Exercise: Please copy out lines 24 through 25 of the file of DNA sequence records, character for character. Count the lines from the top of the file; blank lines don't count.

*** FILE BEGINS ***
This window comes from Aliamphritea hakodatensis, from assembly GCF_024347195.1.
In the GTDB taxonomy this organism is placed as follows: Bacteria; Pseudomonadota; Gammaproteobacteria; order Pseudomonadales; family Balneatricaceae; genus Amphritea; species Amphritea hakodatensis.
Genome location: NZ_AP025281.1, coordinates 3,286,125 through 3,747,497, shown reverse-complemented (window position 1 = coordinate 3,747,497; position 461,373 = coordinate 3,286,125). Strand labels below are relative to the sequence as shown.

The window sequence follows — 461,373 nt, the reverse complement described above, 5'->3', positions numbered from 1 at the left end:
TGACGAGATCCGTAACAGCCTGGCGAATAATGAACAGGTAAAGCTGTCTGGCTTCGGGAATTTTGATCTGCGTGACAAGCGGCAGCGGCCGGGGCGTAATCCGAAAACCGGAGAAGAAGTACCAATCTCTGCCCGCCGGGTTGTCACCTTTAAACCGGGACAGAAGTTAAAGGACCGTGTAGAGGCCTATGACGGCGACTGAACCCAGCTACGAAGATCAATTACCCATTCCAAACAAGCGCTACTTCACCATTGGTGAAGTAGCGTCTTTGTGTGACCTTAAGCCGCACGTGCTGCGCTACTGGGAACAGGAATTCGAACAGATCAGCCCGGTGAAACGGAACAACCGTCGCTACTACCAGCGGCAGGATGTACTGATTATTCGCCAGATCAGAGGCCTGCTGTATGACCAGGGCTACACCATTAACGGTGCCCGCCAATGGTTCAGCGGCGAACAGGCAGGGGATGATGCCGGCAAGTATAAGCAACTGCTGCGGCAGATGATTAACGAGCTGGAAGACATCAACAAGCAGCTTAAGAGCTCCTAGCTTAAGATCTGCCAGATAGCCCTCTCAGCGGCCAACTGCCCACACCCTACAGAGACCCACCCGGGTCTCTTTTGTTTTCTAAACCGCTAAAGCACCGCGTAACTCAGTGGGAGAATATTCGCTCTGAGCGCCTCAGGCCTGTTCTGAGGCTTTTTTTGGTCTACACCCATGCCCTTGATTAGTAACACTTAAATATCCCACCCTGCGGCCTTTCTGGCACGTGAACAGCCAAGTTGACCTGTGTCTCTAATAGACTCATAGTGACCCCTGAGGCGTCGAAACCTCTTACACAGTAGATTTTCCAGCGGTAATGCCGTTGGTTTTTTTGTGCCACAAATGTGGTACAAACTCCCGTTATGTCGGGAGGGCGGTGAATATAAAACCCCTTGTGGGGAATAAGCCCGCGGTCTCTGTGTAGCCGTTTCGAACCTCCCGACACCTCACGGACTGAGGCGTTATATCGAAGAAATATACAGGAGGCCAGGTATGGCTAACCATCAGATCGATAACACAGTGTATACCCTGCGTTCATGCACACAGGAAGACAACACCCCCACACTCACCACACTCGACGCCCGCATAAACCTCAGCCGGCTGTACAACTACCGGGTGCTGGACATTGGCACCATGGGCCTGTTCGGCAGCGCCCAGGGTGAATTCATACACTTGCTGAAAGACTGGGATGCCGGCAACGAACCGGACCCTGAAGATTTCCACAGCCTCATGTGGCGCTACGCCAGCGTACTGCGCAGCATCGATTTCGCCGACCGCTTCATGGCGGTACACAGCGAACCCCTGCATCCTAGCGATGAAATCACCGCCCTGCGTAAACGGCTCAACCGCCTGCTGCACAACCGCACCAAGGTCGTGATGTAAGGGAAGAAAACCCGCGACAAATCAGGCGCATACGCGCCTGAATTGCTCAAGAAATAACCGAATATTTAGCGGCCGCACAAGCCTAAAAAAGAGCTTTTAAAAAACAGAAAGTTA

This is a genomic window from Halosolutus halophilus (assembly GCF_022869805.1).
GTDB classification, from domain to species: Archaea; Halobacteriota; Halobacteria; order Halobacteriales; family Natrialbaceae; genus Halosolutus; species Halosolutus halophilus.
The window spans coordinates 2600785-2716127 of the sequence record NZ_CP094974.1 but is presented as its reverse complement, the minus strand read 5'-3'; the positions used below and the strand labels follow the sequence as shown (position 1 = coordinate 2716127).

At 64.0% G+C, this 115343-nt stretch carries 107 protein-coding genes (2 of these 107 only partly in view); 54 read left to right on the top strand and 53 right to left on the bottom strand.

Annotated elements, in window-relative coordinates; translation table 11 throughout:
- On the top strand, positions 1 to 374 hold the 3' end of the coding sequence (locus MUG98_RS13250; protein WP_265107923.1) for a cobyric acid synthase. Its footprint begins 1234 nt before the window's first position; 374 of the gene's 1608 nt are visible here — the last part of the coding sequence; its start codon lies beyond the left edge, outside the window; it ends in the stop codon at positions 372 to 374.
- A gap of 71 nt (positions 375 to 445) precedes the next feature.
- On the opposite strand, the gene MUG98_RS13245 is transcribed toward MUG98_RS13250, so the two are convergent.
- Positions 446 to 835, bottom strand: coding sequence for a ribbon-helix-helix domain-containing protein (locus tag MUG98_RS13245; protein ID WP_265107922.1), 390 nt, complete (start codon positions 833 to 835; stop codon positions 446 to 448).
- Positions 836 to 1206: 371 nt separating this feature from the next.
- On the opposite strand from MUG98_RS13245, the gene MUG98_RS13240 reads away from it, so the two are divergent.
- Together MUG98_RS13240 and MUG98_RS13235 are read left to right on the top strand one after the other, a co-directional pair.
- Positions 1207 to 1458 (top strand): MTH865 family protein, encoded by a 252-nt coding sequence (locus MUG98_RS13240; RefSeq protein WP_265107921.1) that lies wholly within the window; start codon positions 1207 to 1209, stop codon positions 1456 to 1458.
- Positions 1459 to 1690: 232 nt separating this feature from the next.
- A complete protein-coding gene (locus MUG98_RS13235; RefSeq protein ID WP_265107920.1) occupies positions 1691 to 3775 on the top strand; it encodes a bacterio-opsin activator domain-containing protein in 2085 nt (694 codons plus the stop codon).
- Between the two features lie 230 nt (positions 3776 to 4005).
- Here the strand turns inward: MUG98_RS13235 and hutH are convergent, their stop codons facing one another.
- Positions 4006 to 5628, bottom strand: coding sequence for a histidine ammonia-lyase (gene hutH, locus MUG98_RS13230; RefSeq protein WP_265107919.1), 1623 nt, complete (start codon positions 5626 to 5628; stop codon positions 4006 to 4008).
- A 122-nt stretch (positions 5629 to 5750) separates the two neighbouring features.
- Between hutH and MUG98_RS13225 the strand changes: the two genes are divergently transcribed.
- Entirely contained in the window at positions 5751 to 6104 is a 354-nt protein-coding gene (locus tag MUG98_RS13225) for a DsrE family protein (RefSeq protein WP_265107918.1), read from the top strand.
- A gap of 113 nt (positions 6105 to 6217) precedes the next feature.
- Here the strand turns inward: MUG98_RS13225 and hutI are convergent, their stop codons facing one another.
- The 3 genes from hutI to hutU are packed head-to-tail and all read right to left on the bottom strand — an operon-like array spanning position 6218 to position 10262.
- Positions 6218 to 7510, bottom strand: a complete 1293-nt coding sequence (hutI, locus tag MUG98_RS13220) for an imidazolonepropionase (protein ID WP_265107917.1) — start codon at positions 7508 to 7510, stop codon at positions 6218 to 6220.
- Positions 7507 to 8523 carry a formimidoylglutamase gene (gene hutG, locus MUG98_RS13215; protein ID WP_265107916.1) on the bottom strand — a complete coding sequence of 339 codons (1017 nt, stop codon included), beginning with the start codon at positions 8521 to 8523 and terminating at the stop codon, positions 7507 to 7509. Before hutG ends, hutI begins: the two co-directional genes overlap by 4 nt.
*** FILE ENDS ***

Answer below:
- A 122-nt stretch (positions 5629 to 5750) separates the two neighbouring features.
- Between hutH and MUG98_RS13225 the strand changes: the two genes are divergently transcribed.